Critical Analysis of Indian Policies on Groundwater Control and Management: With special reference to El Nino Impact

  • Sailesh Ojha
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  • Sailesh Ojha

    Junior Research Fellow at Faculty of Law, University of Delhi, Delhi, India

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Groundwater is an essential and depleting resource in our nature that we are highly reliant on, for our lives and livelihood. Even after the attempts made by the central and the state govt. the existing situation is vulnerable. The situation of Chennai and Bengaluru are significant examples to establish the concern. India’s geographic location makes it drought-prone and 29% of its aquifers are either exhausted or critical due to demographic burden and improper extraction of groundwater. The frequent occurrence of El Nino years shows that in the future impact of El Nino would be against the Indian interest. Laws are not very stringent to obligate farmers to water harvesting and evolution in farming methods. India procures huge profits of its GDP from food and agriculture which is highly dependent upon groundwater for irrigation. Subsidies in farming and extraction of groundwater are directly proportional to each other and attract more new stakeholders. Lack of Awareness regarding the health of aquifers and their functioning is another problem. There is no separate law for groundwater regulation at the central level albeit policies have been made in this regard which is advisory for the states in nature. Under the Environment Protection Act, the provision of the Central Groundwater Authority is mentioned which is the primary organ to look after the protection and management of groundwater and Aquifer, also there is no bifurcation of groundwater from surface water in existing laws and policies, which affects the very objective of groundwater policy because the precipitation of groundwater and surface water somehow related to each other but are entirely different when it comes to conservation and management.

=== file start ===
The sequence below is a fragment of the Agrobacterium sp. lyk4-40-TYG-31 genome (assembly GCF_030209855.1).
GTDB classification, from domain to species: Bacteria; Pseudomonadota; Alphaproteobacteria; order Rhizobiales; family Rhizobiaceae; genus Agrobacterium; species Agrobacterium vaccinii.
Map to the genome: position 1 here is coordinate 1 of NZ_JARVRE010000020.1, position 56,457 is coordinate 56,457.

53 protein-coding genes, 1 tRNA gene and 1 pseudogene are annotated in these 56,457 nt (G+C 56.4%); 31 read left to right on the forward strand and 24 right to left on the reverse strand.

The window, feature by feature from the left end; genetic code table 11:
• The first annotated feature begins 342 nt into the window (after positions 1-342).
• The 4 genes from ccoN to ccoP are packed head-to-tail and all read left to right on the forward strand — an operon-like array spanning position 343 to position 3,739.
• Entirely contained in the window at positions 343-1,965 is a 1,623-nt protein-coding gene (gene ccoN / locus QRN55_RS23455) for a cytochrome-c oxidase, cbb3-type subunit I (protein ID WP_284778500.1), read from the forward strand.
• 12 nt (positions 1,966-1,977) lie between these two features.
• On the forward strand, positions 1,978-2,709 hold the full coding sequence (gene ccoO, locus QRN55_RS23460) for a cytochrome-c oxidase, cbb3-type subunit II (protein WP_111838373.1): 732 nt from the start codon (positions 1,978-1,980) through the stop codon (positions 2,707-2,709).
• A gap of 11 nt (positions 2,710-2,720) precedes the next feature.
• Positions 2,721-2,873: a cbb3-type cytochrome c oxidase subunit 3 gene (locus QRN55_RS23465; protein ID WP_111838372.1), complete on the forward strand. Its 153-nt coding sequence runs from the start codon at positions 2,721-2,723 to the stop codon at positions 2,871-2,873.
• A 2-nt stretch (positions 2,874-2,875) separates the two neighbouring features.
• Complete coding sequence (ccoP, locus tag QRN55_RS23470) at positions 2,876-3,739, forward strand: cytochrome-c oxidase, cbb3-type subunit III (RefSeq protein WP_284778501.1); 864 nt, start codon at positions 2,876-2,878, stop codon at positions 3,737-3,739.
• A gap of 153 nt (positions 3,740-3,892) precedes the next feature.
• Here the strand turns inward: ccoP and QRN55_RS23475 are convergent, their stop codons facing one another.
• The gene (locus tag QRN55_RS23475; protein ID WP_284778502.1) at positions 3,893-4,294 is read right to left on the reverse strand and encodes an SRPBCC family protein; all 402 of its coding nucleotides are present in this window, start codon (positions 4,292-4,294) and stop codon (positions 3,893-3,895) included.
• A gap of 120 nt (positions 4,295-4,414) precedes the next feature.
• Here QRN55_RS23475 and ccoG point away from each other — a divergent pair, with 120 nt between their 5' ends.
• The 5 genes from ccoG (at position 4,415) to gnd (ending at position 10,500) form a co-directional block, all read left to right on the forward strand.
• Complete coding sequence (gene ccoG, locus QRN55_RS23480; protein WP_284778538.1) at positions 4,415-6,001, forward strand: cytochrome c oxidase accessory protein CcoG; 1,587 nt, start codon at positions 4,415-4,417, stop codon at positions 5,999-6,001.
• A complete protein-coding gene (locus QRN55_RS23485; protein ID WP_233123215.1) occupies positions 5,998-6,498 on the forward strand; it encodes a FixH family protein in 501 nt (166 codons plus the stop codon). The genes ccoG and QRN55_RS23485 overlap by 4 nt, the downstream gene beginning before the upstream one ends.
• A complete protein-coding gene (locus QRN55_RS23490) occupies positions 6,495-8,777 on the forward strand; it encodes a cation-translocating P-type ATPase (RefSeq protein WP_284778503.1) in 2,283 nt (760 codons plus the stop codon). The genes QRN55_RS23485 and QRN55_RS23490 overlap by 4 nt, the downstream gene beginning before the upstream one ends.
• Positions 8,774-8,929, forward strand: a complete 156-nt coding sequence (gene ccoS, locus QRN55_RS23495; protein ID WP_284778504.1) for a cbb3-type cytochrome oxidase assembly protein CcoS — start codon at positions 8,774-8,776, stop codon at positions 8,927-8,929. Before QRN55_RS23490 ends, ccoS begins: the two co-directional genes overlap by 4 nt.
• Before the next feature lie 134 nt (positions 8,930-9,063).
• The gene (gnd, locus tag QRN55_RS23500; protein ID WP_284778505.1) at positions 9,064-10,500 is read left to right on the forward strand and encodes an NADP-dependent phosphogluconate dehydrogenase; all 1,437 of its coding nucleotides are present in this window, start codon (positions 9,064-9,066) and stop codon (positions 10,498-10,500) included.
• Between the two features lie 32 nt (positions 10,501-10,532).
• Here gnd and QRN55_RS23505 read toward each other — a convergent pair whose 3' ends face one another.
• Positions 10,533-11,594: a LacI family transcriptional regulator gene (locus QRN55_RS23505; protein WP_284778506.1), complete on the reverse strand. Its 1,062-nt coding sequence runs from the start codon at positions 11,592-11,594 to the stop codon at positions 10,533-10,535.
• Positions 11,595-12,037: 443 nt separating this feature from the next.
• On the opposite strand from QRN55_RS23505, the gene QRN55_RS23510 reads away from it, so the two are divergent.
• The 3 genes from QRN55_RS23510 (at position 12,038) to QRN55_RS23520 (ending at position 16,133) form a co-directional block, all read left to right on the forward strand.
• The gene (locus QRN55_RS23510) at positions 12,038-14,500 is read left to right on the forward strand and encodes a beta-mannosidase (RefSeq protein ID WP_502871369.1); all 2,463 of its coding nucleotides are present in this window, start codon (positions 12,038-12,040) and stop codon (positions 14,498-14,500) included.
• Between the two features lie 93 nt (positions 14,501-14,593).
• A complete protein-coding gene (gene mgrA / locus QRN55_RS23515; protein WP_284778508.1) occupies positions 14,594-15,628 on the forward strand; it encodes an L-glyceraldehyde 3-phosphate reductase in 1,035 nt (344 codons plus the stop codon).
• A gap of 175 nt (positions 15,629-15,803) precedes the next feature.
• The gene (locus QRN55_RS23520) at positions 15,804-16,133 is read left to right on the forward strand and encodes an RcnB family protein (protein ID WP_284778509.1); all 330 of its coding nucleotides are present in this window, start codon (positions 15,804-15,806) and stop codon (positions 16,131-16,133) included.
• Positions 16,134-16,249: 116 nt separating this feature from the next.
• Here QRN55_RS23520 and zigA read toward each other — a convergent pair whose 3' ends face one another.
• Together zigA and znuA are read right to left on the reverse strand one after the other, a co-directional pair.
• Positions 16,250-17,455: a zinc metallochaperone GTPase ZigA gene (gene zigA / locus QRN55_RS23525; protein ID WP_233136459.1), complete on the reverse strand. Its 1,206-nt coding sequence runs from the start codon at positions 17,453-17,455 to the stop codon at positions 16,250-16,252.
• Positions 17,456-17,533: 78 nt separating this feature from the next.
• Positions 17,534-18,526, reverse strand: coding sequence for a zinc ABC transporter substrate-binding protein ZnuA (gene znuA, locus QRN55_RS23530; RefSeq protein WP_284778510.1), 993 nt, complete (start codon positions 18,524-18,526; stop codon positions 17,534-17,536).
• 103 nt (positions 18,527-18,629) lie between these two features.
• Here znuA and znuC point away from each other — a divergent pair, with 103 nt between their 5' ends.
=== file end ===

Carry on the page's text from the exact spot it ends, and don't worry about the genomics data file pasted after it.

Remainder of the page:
Research Paper


International Journal of Legal Science and Innovation, Volume 6, Issue 3, Page 1048 - 1058


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